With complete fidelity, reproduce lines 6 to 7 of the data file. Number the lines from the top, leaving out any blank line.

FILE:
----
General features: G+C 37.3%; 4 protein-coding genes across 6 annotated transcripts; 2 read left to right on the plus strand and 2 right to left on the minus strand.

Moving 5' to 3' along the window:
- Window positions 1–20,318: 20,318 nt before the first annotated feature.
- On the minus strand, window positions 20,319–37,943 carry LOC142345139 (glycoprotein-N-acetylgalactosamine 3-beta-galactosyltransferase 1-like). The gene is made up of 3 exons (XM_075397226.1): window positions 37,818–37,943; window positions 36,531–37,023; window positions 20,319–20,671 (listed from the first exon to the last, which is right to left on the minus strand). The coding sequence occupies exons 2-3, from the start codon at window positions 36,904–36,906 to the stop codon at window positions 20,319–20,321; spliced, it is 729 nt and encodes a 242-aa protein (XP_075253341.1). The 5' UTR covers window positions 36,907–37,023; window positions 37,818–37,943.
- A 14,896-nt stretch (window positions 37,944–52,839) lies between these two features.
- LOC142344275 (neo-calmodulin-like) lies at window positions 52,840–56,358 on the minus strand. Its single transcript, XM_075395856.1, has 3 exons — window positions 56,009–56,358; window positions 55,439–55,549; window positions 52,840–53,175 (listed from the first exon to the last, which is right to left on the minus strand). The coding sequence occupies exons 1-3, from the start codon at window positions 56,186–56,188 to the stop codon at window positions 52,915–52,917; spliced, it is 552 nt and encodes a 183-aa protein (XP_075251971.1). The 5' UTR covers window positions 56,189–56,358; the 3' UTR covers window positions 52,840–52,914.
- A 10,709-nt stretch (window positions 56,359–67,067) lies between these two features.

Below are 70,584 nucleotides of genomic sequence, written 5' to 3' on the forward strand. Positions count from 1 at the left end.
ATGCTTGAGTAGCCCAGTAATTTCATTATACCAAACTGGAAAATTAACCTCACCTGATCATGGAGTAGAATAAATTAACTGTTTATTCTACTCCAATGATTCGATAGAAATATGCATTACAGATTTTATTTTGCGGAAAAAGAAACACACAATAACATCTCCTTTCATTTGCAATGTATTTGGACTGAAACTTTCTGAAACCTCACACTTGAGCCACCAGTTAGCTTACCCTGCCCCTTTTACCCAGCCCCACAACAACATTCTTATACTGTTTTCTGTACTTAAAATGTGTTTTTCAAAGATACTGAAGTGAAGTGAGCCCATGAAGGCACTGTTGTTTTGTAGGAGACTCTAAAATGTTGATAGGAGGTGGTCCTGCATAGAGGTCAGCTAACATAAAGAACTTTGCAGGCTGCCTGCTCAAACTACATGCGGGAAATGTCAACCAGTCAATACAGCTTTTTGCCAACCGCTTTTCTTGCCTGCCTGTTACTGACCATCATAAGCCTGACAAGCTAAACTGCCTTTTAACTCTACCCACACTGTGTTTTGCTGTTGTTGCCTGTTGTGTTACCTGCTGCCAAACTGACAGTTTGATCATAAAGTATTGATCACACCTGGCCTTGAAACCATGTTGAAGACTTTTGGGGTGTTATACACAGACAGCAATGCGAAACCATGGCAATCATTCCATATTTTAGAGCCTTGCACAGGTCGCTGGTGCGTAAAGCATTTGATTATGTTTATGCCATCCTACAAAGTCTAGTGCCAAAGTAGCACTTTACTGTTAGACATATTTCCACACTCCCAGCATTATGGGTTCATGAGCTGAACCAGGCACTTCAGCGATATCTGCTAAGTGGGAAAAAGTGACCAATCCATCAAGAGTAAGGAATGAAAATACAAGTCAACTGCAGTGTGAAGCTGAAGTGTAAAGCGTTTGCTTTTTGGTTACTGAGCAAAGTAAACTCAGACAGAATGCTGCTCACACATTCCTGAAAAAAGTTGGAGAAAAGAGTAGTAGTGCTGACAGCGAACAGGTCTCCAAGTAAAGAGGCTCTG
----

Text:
- LOC142344275 (neo-calmodulin-like) lies at window positions 52,840–56,358 on the minus strand. Its single transcript, XM_075395856.1, has 3 exons — window positions 56,009–56,358; window positions 55,439–55,549; window positions 52,840–53,175 (listed from the first exon to the last, which is right to left on the minus strand). The coding sequence occupies exons 1-3, from the start codon at window positions 56,186–56,188 to the stop codon at window positions 52,915–52,917; spliced, it is 552 nt and encodes a 183-aa protein (XP_075251971.1). The 5' UTR covers window positions 56,189–56,358; the 3' UTR covers window positions 52,840–52,914.
- A 10,709-nt stretch (window positions 56,359–67,067) lies between these two features.